Commentary: Does the Department of Justice understand criminal law?

Richard Lawless is a former senior banker who has specialized in evaluating and granting debt for over 25 years. He has a Master’s Degree in Finance from the University of San Diego and Bachelor’s Degree from Pepperdine University. He actively writes for many finance publications

By Richard Lawless

It appears that the Department of Justice may not understand criminal statutes, the RICO laws or the antitrust laws.

When Puerto Rico defaulted on its $70 billion in municipal bonds, numerous criminal complaints were filed. After two-and-a-half years, no action has been taken by the DOJ regarding the $34 billion that was lost.

When the Puerto Rico Senate held special committee hearings, the senior auditor for KPMG admitted that some of the municipal agencies were technically bankrupt when much of the municipal debt was issued. Many other municipal employees stated under oath that both the bond ratings agencies (Moody’s, S&P and Fitch) and the major banks (Wells Fargo, Citibank, etc.) knew the municipal agencies to be bankrupt but for the right fees they would issue good bond ratings and sell the bonds to their customers.

The Department of Justice says a confession is not evidence. The Department of Justice told me that sworn testimony given in a Puerto Rico Senate Hearing is not credible because it is Puerto Rico!

When a forensic financial audit confirmed that the municipal agencies did not have the funds to make the municipal bond payments and all three rating agencies and dozens of major Wall Street Banks missed that easily available pubic information dozens of times, the DOJ said that there was no anti-trust violations or collusion between the Wall Street firms. According to the DOJ, no laws were broken.

When newspaper reporters received phone calls from employees of the Central Intelligence Agency claiming that the CIA has been watching billions in wire transfers leave the island over the past decade. The callers claimed that this has been allowed to continue because employees of the Puerto Rico FBI and US Attorneys were being paid to look the other way.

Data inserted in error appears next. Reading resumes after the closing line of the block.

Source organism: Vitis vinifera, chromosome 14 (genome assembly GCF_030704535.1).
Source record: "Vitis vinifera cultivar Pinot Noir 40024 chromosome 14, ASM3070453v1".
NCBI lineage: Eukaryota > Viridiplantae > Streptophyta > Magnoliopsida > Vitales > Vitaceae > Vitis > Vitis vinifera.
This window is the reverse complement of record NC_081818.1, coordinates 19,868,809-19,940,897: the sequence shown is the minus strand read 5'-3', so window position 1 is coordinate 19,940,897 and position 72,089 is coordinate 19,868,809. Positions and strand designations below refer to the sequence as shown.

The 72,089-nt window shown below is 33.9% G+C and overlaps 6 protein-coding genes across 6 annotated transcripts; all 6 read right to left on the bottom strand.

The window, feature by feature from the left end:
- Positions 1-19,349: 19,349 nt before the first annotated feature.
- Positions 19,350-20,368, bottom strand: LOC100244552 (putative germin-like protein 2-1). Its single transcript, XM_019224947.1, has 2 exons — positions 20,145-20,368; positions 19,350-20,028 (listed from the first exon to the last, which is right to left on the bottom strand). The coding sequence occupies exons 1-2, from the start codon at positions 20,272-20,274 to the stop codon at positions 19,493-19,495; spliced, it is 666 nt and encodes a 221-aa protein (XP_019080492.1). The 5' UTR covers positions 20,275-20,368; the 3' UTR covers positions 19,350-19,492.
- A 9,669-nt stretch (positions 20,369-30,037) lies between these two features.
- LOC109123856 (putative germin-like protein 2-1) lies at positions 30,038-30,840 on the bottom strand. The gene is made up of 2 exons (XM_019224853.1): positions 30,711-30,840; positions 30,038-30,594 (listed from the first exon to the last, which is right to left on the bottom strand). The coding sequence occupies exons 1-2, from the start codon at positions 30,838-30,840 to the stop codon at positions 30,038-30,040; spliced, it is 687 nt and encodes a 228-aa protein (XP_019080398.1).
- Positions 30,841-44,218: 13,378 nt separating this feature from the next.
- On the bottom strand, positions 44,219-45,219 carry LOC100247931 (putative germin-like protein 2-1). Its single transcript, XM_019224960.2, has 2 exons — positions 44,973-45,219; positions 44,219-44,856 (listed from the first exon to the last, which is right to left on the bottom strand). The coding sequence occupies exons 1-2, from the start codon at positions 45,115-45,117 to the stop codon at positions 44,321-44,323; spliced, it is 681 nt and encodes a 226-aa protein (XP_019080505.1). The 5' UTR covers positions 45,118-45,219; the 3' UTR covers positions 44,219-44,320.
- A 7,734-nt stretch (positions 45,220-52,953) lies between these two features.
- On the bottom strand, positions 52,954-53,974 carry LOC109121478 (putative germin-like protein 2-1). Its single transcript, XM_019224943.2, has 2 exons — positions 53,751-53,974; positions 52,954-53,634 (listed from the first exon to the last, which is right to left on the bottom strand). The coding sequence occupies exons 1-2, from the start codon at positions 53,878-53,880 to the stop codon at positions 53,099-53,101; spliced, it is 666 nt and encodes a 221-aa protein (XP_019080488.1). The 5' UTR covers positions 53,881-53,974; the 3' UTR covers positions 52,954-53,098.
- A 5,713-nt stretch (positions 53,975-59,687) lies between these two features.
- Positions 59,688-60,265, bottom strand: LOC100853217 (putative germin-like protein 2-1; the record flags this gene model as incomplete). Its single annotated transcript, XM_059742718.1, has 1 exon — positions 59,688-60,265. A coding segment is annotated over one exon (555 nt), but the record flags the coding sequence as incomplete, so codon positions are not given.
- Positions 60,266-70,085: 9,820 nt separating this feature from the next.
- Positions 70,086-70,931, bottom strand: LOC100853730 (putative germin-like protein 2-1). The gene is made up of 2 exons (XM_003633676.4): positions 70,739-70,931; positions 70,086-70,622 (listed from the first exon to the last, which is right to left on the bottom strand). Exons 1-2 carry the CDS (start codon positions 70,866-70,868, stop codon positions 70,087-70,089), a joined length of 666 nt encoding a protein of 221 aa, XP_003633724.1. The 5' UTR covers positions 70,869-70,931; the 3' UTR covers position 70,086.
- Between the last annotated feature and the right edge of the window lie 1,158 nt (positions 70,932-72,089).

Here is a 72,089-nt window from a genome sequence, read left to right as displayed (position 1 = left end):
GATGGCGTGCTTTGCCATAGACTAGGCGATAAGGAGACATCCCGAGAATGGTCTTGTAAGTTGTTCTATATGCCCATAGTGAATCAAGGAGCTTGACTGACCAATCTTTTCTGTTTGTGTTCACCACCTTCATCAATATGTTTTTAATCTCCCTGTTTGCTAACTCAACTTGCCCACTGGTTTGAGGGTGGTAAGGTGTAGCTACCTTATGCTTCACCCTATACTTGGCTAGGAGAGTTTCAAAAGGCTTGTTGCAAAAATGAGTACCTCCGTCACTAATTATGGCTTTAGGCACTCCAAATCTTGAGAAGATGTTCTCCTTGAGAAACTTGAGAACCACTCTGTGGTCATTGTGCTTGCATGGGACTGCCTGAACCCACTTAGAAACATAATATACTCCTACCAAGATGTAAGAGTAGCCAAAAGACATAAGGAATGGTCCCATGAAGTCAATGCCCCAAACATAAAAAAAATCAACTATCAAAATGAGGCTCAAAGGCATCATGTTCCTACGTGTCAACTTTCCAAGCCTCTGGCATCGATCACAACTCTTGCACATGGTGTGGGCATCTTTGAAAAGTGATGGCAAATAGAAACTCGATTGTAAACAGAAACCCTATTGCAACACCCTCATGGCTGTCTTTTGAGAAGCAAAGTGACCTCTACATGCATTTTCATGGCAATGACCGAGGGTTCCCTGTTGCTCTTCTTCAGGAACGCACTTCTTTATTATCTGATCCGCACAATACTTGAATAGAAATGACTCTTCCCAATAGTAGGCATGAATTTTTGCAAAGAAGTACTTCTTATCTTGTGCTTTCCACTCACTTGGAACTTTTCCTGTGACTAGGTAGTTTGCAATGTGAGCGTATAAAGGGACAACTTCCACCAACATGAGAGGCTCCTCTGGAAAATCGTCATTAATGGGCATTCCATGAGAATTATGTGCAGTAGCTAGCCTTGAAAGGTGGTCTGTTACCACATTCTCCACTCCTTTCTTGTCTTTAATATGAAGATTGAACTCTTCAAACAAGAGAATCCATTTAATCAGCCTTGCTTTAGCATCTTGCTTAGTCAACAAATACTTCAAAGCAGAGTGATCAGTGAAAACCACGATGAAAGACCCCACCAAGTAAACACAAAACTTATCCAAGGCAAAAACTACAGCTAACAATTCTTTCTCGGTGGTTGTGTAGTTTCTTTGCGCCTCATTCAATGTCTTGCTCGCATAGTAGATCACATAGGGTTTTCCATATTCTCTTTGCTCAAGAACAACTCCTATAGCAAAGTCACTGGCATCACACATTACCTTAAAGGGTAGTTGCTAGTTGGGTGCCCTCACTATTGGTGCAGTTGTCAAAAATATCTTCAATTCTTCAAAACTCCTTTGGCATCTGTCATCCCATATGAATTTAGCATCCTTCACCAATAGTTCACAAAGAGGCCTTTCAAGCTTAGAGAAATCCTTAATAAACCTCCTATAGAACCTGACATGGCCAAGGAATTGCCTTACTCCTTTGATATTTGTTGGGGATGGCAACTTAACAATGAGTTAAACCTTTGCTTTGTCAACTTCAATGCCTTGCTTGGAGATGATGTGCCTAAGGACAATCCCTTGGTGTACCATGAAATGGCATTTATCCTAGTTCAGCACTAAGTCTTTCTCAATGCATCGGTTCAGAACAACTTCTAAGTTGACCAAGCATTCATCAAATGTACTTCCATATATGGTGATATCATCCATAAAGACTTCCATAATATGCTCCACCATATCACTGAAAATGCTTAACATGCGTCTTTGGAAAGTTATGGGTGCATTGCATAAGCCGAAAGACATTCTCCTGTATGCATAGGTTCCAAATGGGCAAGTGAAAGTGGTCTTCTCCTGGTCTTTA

When this was reported to the FBI, the Washington FBI sent the criminal complaints to the Puerto Rico FBI office, so they could investigate themselves.

After the 2008 financial crisis, Congress passed Dodd Frank, legislation that would hold Wall Street executives responsible. The legislation said if you are in charge, you are responsible. No need to prove the executives knew or participated in the fraud.

After all this came to light, letters were sent to the board of directors of the bond rating agencies (Moody’s, Fitch and S&P) but the companies continued to issue unsupported and possibly fraudulent bond ratings on billions in municipal bonds. In fact, within days of the letters being delivered, S&P signed a $350,000 contract with the most troubled municipal agency in Puerto Rico to “help improve their bond ratings”!

The DOJ says this sounds like a civil matter.

Months before any legislation was passed by Congress regarding Puerto Rico’s $70 billion default, all 435 members of Congress and all 100 members of the Senate were sent information claiming much of the Puerto Rico bankruptcy might be due to massive municipal bond fraud.

Treasury Secretary Lew was given the responsibility of dealing with the Puerto Rico bankruptcy mess. This was shocking since Citibank was among the first banks to issue these fraudulent municipal bonds while Secretary Lew was COO of the bank. According to Dodd Frank he should be held liable for this fraud and now he is charge of fixing it?

Treasury Secretary Lew worked with two other treasury employees who also previously worked for a firm that made a fortune selling and reselling these fraudulent bonds.

None of these conflicts of interest were ever disclosed to the various congressional and senate committee hearings Secretary Lew and his associates spoke with.

The DOJ says there is nothing here. No laws were broken. Conflict of interest complaints to the Treasury Department and the Congressional Ethics Committee were ignored.

At first, Secretary Lew and his associates wanted a full taxpayer bailout. When it became apparent that that would not fly with Congress, they proposed a law (PROMESA) that would prevent victims from suing, confiscate the remaining bond proceeds and hand off control of this process to a Fiscal Control Board whose members were very much involved in the initial issue of this $70 billion in fraudulent debt.

Speaker of the House, Paul Ryan, stated publicly that he could not support any legislation that would usurp decades of existing case law, confiscate innocent investor’s money or prevent victims from defending themselves.

After meeting with Secretary Lew, sizable donations from firms directly benefiting from all this municipal bond fraud flowed directly into Speaker Ryan’s re-election fund. Speaker Ryan quickly changed his mind and pushed the PROMESA legislation through Congress.

The DOJ says no laws were broken.

Is the DOJ really this incompetent or are they active criminal co-conspirators in all this on-going Wall Street fraud and political corruption?



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